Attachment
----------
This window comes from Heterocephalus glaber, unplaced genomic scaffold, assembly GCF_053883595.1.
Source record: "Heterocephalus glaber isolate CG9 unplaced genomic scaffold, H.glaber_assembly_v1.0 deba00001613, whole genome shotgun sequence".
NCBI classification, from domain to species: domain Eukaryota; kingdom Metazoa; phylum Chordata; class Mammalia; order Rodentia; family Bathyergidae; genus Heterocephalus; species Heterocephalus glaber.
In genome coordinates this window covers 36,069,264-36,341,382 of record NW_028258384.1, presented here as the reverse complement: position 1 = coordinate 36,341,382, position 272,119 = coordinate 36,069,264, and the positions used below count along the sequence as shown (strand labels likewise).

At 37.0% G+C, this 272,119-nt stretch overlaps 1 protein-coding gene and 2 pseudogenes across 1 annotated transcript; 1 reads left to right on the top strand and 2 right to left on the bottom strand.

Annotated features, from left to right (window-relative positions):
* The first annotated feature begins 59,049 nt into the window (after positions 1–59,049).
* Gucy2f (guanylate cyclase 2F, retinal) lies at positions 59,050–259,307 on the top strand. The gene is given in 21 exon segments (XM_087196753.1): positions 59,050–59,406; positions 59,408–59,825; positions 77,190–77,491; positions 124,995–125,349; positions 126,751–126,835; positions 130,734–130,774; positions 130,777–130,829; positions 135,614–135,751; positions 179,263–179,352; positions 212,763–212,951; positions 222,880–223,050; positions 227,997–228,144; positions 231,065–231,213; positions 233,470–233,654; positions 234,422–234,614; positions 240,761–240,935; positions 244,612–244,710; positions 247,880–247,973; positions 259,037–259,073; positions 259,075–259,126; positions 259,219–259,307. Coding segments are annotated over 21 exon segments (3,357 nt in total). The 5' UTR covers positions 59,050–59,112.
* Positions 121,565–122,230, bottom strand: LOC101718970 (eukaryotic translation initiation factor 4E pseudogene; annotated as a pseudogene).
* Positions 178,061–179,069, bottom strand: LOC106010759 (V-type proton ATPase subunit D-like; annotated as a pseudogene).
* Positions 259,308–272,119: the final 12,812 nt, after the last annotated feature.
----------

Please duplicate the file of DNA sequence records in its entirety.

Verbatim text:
This window comes from Heterocephalus glaber, unplaced genomic scaffold, assembly GCF_053883595.1.
Source record: "Heterocephalus glaber isolate CG9 unplaced genomic scaffold, H.glaber_assembly_v1.0 deba00001613, whole genome shotgun sequence".
NCBI classification, from domain to species: domain Eukaryota; kingdom Metazoa; phylum Chordata; class Mammalia; order Rodentia; family Bathyergidae; genus Heterocephalus; species Heterocephalus glaber.
In genome coordinates this window covers 36,069,264-36,341,382 of record NW_028258384.1, presented here as the reverse complement: position 1 = coordinate 36,341,382, position 272,119 = coordinate 36,069,264, and the positions used below count along the sequence as shown (strand labels likewise).

At 37.0% G+C, this 272,119-nt stretch overlaps 1 protein-coding gene and 2 pseudogenes across 1 annotated transcript; 1 reads left to right on the top strand and 2 right to left on the bottom strand.

Annotated features, from left to right (window-relative positions):
* The first annotated feature begins 59,049 nt into the window (after positions 1–59,049).
* Gucy2f (guanylate cyclase 2F, retinal) lies at positions 59,050–259,307 on the top strand. The gene is given in 21 exon segments (XM_087196753.1): positions 59,050–59,406; positions 59,408–59,825; positions 77,190–77,491; positions 124,995–125,349; positions 126,751–126,835; positions 130,734–130,774; positions 130,777–130,829; positions 135,614–135,751; positions 179,263–179,352; positions 212,763–212,951; positions 222,880–223,050; positions 227,997–228,144; positions 231,065–231,213; positions 233,470–233,654; positions 234,422–234,614; positions 240,761–240,935; positions 244,612–244,710; positions 247,880–247,973; positions 259,037–259,073; positions 259,075–259,126; positions 259,219–259,307. Coding segments are annotated over 21 exon segments (3,357 nt in total). The 5' UTR covers positions 59,050–59,112.
* Positions 121,565–122,230, bottom strand: LOC101718970 (eukaryotic translation initiation factor 4E pseudogene; annotated as a pseudogene).
* Positions 178,061–179,069, bottom strand: LOC106010759 (V-type proton ATPase subunit D-like; annotated as a pseudogene).
* Positions 259,308–272,119: the final 12,812 nt, after the last annotated feature.